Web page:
Offering access to a network can increase dwell-time, but there are some dos and don’ts, writes Nathan Hill-Haimes of Amvia
TODAY’S public are accustomed to having access to free wi-fi in almost every space in the country.
Public networks are a fantastic way to draw more people into your place of business, and once they’re in the door they’re more likely to stick around.
Setting up a public wi-fi network is more than just plugging in a router, however. There are a few dos and don’ts when it comes to setting up a secure wi-fi network:
Do make sure your network can handle the traffic.
Providing public broadband is about more than just handing out a password. To allow customers to make proper use of your network, you should ensure your business broadband is able to handle the potential traffic that it will see on a day-to-day basis.
Even a seemingly large data limit can easily be used up quickly if lots of people are logging on to your account freely, so it’s best to choose a package that offers an unlimited amount of data. For businesses with relatively small premises, a fibre optic connection should be enough.
Make sure your package offers very fast speeds, as a slow internet connection will frustrate customers and discourage them from using your service in the future.
For larger premises, a faster leased line or ethernet connection may be a better solution due to the fact there will likely be a high volume of people wanting to access the internet all at the same time.
Don’t give customers access to your team’s network.
By creating separate wi-fi accounts for your team and your customers, you can ensure a higher level of security for both parties. Each network can be allocated a certain amount of bandwidth in order to meet their demands; your team account shouldn’t need very much, while the guest account is likely to have much higher demands.
Allocating a larger bandwidth to your guest network provides visitors with a better, faster internet connection. By setting up a password on your guest network you can limit access to users that actually enter the premises.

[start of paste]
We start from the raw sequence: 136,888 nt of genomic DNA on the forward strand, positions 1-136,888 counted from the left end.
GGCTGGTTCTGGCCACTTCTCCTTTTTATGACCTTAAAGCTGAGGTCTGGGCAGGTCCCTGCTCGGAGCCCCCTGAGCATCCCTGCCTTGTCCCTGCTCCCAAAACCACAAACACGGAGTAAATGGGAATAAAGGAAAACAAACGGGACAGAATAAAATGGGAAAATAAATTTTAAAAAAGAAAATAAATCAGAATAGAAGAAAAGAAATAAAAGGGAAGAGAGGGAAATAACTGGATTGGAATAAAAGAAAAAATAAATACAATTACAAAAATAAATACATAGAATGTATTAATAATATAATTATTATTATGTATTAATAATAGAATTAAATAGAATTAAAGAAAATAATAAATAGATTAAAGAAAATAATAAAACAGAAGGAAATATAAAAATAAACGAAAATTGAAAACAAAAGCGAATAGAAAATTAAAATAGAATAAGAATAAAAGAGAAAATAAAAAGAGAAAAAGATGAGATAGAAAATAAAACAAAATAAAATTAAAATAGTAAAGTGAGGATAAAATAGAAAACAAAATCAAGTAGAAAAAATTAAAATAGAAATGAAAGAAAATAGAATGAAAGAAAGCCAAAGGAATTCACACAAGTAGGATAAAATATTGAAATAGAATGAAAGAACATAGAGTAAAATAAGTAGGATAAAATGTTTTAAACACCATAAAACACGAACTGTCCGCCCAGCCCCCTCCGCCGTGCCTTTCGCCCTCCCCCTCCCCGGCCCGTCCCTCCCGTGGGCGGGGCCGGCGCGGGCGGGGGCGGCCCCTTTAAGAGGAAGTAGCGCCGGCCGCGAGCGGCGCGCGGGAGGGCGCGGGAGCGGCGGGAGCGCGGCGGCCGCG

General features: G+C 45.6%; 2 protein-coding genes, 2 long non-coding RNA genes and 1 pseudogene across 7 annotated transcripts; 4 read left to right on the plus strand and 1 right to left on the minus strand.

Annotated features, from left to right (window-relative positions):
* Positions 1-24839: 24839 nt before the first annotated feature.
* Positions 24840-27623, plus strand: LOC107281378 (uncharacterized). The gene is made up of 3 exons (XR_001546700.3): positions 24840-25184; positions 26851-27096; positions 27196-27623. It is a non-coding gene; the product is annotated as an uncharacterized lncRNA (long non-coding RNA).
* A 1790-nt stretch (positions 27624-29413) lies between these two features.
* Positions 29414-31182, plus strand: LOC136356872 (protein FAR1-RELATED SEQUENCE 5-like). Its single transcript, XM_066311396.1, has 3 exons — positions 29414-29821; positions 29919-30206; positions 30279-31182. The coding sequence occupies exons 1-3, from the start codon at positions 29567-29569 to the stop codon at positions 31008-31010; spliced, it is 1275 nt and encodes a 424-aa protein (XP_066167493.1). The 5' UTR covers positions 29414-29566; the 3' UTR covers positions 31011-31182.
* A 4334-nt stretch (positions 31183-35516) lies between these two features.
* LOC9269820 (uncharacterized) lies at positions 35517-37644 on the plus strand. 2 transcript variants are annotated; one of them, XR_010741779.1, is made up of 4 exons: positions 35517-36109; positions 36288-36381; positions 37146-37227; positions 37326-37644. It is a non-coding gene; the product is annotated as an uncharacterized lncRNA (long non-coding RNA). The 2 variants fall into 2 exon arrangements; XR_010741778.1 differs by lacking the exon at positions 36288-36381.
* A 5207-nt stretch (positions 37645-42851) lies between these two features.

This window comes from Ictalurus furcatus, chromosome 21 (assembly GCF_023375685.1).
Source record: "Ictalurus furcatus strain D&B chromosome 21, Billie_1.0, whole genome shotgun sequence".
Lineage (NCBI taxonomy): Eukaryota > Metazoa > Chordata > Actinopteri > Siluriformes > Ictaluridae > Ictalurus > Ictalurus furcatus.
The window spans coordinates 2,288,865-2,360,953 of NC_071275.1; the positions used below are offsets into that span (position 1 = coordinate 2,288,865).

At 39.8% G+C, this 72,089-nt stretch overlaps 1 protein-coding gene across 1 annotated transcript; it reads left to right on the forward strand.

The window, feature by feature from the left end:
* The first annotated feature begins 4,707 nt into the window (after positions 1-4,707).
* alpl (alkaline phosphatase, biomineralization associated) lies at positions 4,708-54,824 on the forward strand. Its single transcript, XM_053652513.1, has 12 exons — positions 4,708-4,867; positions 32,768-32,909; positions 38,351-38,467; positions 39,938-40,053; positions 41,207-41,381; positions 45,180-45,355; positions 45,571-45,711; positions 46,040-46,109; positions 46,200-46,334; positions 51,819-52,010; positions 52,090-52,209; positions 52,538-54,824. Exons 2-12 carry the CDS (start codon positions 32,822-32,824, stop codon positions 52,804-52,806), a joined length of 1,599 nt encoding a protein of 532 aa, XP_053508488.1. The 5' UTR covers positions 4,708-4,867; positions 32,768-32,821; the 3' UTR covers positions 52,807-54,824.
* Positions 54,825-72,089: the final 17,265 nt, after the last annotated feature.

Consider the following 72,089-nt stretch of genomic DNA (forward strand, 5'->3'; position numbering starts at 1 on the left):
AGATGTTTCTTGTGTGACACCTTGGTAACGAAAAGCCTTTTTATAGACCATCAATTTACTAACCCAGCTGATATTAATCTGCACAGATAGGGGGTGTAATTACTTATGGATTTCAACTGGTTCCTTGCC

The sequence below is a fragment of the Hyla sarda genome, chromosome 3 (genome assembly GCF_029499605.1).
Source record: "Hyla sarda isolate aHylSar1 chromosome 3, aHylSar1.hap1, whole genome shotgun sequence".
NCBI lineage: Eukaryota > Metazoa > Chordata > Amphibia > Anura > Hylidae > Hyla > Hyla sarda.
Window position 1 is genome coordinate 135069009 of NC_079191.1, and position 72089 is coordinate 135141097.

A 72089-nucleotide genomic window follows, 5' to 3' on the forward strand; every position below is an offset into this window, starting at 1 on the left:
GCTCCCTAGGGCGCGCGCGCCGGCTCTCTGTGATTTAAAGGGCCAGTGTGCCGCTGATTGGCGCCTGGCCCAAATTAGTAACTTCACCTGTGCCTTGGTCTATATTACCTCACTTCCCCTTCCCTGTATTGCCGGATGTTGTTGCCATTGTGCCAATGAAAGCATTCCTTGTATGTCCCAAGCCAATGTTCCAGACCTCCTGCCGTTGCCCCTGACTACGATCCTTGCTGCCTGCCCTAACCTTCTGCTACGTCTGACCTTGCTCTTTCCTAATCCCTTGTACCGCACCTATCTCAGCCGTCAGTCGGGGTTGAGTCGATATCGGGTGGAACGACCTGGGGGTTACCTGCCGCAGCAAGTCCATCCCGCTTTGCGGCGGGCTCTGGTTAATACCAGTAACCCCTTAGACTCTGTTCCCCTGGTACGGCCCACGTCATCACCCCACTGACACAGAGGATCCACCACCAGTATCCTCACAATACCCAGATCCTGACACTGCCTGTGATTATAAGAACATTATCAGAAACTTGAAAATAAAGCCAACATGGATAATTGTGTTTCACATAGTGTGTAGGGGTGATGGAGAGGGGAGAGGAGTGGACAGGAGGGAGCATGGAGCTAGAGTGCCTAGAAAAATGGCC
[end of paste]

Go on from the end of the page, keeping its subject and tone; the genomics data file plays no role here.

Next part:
Do consider creating a hotspot gateway.
Simply put, hotspot gateways require your guests to access your customer network via a virtual portal, providing a more secure wi-fi connection for both you and your guests. The gateway creates an additional barrier for cyber criminals while also allowing you to put firewalls in place across your network.
Guests will have to accept terms and conditions in order to access your hotspot gateway, and in turn this covers you with some legal protection whilst they are connected to your network.
One of the easiest ways to install a hotspot gateway is to purchase dedicated hardware; this can cost anywhere between £50 and £1000, depending on how many people you expect to be accessing your network at any one time, but will radically simplify the whole process for you.
Don’t forget about network security.
While separating your networks and putting gateways in place are all essential steps for securing your network, this won’t be enough alone to keep your business safe.
When making your wi-fi open access, you need to make doubly sure that you have the right security measures in place to protect yourself from cyber criminals.
WPA2 comes as standard with all modern routers and is the most up to date wi-fi security – just make sure it’s switched on!
It’s also good practice to take the precautionary steps of changing your passwords often, ensuring the router is located in a private location away from public access, adding additional firewalls, ensuring that the strength of the wi-fi covers only your premises and doesn’t leak into other locations and turning off WPS.
Hotspot gateways offer their own levels of protection, but each one is slightly different so follow the supplier’s advice on this.
Once you’ve made sure your network is up to a high level of security, you can start handing out the wi-fi password and take your customer satisfaction to new levels.
• Nathan Hill-Haimes is founder of data service provider Amvia.